The Campaign

Portrait of Martin Van Buren on the left and portrait of William Henry Harrison on the right
Martin Van Buren (left) and William Henry Harrison (right) were the candidates for president in 1840

The American people vote every four years for a person to serve as President of the United States. When the President's four years are over they are allowed to campaign to be re-elected (voted as president for a second time).

Martin Van Buren became President in 1836. When his four years were over, he ran a campaign against William Henry Harrison to be re-elected as President of the United States.

Many wanted William Henry Harrison to win and were terribly unkind to Martin Van Buren. They made up awful lies about him, called him names, wrote songs, poems and drew cartoons for newspapers to make fun of him.

People who travelled to hear William Henry Harrison give a speech were given a ‘token’ to take home. One ‘token’ created was meant to make Martin Van Buren look mean and scary.

Martin Van Buren lost his campaign for re-election and returned to Kinderhook, New York to take care of the house and farm he bought called ‘Lindenwald.’

Check out the book from your library, 'Vote for Me!' by Ben Clanton to learn about a donkey and an elephant who campaigned against each other, then make your own Martin Van Buren campaign token.

 
Drawing of Martin Van Buren holding a goblet of champagne
Note: As this is an activity for children, the token image was altered for propriety purposes.

1840 Presidential Campaign: Recreate a Whig Party Campaign Token (For Adults)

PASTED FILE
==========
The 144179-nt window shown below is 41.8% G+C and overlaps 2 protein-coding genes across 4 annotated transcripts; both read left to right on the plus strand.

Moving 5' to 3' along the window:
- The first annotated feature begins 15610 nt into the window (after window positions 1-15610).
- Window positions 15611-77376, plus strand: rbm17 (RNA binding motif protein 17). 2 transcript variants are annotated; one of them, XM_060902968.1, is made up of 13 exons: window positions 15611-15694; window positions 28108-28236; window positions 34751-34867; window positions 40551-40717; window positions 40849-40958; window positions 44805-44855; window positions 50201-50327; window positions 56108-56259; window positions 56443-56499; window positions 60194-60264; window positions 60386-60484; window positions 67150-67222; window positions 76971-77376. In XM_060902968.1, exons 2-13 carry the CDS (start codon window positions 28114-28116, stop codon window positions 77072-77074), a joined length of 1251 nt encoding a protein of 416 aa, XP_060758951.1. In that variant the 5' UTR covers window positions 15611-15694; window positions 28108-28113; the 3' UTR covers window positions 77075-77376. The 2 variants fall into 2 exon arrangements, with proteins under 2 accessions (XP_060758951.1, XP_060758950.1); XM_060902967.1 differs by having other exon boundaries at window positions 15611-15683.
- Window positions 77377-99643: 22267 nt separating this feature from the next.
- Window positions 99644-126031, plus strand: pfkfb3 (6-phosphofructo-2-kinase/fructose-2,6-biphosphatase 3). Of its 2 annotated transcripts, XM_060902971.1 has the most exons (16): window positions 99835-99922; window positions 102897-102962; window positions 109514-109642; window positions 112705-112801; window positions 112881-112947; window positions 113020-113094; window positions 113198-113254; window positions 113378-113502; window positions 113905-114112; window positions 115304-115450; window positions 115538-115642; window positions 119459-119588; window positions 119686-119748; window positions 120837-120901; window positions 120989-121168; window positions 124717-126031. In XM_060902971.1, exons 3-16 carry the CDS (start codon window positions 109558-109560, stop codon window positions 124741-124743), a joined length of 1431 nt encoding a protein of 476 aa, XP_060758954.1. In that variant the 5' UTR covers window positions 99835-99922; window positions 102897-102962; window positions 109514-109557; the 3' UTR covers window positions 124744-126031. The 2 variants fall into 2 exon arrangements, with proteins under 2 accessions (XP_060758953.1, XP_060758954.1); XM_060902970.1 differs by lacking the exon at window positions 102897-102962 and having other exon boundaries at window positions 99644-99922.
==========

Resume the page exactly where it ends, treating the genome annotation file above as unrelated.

The 1840 presidential election between Martin Van Buren and William Henry Harrison paved the way for the political campaigns that we have today. It included activities and items we recognize as common of modern campaigning. Harrison’s Whig Party embraced many novel tactics such as songs and slogans and campaign giveaways. The popular song, Tippecanoe and Tyler Too, is from this campaign.

The Whigs campaigned vigorously against Van Buren and the Democratic Party which was slow to adopt the new active campaign style. Although he had been born poor the Whigs portrayed Van Buren in a negative light; they made him appear as an aristocrat and a lover of expensive items. This fed opposition to Van Buren who as president was attempting to manage the economic Panic of 1837 which had caused many bank failures and high unemployment. The Whigs cast Harrison in a positive light; as an effective manager and a war hero. Although born into wealth, he was portrayed as a common man, born in a log cabin, who loved to drink cider. He was portrayed as someone empathetic to the economic plight of regular citizens.

This activity recreates a Whig campaign token. Mechanical cards such as this were a novelty item that became increasing popular in the second half of the nineteenth century for promoting sales. This card portrays Van Buren first smiling and enjoying and “a beautiful goblet of White House champagne” with his initials on it, but when the tab is pulled the champagne is replaced by an “ugly mug of log cabin hard cider” this time with Harrison’s initials. Van Buren’s smile is replaced with a frown. Harrison and the Whigs went on to defeat Van Buren.

Last updated: December 22, 2020

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